6 Things You Need to Know
Yes, I know. It’s been a while. We’ll get into that later. But today, it’s D-Blog Day, and if there’s any time to update, this has to be it. Thanks to Gina‘s organization, this year’s topic is “6 things you want people to know about diabetes”. So here goes:
- I don’t have “bad” diabetes. I don’t have good diabetes either. I just have diabetes. There are lots of things I can do to keep myself healthy, but nothing I do will make it go away. The fact that I use an insulin pump doesn’t mean I have it any worse than I did when I was taking 6-8 shots a day. It’s just a different method of treatment, one which I feel works best for my lifestyle. I think I’m in pretty good control, but that doesn’t mean I don’t still have the risk of long-term complications.
- Yes, I can eat that. In fact, I can eat pretty much anything I want. Diabetes has come a long way in a short time, but public opinion has not. Long gone are the days where diabetics had to adhere to a strict diet of 1 meat, 2 vegetables, and 2 starches each meal. As long as I know how many carbohydrates are in a food, I can take an adequate dose of insulin to counteract it.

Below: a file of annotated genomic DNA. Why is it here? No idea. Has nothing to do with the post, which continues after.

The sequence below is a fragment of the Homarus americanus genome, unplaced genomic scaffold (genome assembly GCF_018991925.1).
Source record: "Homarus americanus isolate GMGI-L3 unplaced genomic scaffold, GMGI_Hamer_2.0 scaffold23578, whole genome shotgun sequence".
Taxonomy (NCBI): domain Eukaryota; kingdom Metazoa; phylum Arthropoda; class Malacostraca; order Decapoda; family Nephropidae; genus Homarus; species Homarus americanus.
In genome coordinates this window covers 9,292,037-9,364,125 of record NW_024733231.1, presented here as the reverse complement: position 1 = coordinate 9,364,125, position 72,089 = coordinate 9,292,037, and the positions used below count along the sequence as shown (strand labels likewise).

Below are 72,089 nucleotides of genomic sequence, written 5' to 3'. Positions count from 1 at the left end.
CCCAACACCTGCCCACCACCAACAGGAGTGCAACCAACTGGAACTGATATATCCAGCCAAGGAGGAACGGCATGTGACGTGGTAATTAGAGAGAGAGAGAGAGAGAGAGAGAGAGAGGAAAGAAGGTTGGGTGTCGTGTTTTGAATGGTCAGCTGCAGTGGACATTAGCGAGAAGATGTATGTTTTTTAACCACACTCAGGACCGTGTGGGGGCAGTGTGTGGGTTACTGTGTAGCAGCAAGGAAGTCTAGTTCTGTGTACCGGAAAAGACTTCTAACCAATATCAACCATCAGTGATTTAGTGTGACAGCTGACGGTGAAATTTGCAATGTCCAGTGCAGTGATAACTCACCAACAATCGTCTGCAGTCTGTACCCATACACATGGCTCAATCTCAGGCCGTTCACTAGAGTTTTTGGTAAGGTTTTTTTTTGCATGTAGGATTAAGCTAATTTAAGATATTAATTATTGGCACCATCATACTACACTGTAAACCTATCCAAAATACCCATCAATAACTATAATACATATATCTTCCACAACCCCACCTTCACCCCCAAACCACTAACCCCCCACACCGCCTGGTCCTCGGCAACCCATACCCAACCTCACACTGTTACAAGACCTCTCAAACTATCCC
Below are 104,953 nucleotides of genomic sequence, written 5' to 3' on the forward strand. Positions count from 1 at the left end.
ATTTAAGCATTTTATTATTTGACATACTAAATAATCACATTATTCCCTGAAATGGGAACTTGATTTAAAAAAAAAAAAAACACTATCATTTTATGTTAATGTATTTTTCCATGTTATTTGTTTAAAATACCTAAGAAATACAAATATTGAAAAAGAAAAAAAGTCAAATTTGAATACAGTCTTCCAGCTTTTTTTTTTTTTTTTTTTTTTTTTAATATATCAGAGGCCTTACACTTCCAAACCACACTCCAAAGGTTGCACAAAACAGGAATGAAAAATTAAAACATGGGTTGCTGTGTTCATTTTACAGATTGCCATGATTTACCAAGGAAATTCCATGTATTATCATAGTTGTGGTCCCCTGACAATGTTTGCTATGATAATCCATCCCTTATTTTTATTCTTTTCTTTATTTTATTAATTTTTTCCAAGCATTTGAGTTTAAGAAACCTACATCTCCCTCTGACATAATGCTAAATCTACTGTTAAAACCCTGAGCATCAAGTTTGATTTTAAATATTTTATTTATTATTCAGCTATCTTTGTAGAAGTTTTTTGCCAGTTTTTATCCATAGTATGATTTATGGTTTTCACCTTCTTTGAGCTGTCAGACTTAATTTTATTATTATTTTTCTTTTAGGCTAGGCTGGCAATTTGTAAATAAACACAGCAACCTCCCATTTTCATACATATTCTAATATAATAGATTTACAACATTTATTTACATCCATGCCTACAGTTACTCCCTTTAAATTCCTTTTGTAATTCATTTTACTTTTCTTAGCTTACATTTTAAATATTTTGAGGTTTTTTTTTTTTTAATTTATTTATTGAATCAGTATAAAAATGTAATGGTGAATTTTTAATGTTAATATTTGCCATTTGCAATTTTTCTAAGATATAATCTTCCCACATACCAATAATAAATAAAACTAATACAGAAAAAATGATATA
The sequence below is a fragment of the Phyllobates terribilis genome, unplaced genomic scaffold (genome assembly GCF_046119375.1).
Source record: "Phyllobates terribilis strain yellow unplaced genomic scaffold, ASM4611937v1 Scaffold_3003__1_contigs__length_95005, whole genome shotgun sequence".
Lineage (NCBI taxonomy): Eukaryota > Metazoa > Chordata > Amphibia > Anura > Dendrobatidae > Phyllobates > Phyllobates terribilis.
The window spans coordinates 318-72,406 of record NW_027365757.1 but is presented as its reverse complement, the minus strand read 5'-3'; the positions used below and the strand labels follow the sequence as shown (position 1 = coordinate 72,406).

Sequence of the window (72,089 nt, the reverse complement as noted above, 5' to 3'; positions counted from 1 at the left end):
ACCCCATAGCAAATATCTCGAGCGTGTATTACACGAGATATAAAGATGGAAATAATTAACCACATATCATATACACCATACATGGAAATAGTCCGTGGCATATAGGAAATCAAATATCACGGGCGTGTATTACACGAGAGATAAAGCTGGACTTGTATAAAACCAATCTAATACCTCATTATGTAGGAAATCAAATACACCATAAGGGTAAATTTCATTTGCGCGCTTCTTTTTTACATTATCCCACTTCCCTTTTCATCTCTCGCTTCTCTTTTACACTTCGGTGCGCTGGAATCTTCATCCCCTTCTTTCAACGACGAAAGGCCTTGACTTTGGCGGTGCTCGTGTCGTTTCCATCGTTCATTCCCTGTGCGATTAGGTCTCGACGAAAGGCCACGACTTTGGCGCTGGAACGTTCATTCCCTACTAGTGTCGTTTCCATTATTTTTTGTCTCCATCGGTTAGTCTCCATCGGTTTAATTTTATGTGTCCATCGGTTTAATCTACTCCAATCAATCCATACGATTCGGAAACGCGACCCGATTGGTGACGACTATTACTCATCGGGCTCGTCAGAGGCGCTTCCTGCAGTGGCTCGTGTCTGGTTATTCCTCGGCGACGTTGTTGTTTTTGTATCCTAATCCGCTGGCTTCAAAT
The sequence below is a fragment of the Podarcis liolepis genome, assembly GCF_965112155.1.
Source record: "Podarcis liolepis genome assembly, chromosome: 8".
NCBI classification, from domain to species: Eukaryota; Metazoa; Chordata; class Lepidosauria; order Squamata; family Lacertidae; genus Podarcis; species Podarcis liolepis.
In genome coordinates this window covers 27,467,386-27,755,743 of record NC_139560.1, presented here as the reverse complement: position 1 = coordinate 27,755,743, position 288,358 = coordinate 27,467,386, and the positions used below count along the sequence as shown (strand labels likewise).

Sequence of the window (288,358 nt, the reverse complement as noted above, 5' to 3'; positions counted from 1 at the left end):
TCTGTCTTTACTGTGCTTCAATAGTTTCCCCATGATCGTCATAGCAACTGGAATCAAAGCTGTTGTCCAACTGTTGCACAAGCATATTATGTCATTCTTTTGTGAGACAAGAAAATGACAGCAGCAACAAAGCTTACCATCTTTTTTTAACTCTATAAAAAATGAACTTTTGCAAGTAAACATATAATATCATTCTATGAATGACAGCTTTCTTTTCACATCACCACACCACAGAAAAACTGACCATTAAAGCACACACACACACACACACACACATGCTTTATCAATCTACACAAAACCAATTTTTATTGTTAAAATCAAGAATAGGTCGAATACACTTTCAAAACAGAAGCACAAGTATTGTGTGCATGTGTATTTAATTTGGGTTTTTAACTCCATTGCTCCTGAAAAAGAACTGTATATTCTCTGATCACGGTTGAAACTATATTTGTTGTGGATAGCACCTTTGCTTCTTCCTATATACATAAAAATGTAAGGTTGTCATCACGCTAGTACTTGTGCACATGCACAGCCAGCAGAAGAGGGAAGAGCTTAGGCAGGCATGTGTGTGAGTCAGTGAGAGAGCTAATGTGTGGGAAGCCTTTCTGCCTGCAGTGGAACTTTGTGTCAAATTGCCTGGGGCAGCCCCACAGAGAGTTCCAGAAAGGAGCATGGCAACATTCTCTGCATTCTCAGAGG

- Diabetes kills spontaneity. I can’t just hop off the couch and go for a run, or stop for an ice cream cone on a summer day. That’s not to say I can’t do either of the aforementioned things, but there is always planning involved. What is my blood sugar now? Do I have insulin in my body that’s going to cause me to crash 2 miles into the run? Do I have enough insulin in my pump to cover this ice cream? Hold on, I need to look up how many carbs are in that.
- Diabetes isn’t necessarily hereditary, but it still scares the hell out of me. I love my daughter more than anything. Even though she’s only 2 months old, I know she can handle anything the world throws at her. However, I don’t want her to have to handle this. She has my blonde hair, blue eyes, and affinity for dairy products, but I really hope that she’s able to dodge this curveball.
- Diabetes brings people together, but they’re still people. The DOC (Diabetes Online Community) is an amazing thing. I’ve met so many amazing friends that share this disease, but we share so much more than that. We’re music fans, runners, triathletes, parents. It’s nice to have a common bond and a group of people that understand the issues you face on a daily basis, but it’s also really nice to know that they’re regular people with regular lives.
- There is no cure. There are treatments, medicines, and devices, but these are just ways to manage the problem, not ways to make it go away. Please consider donating to fund diabetes research.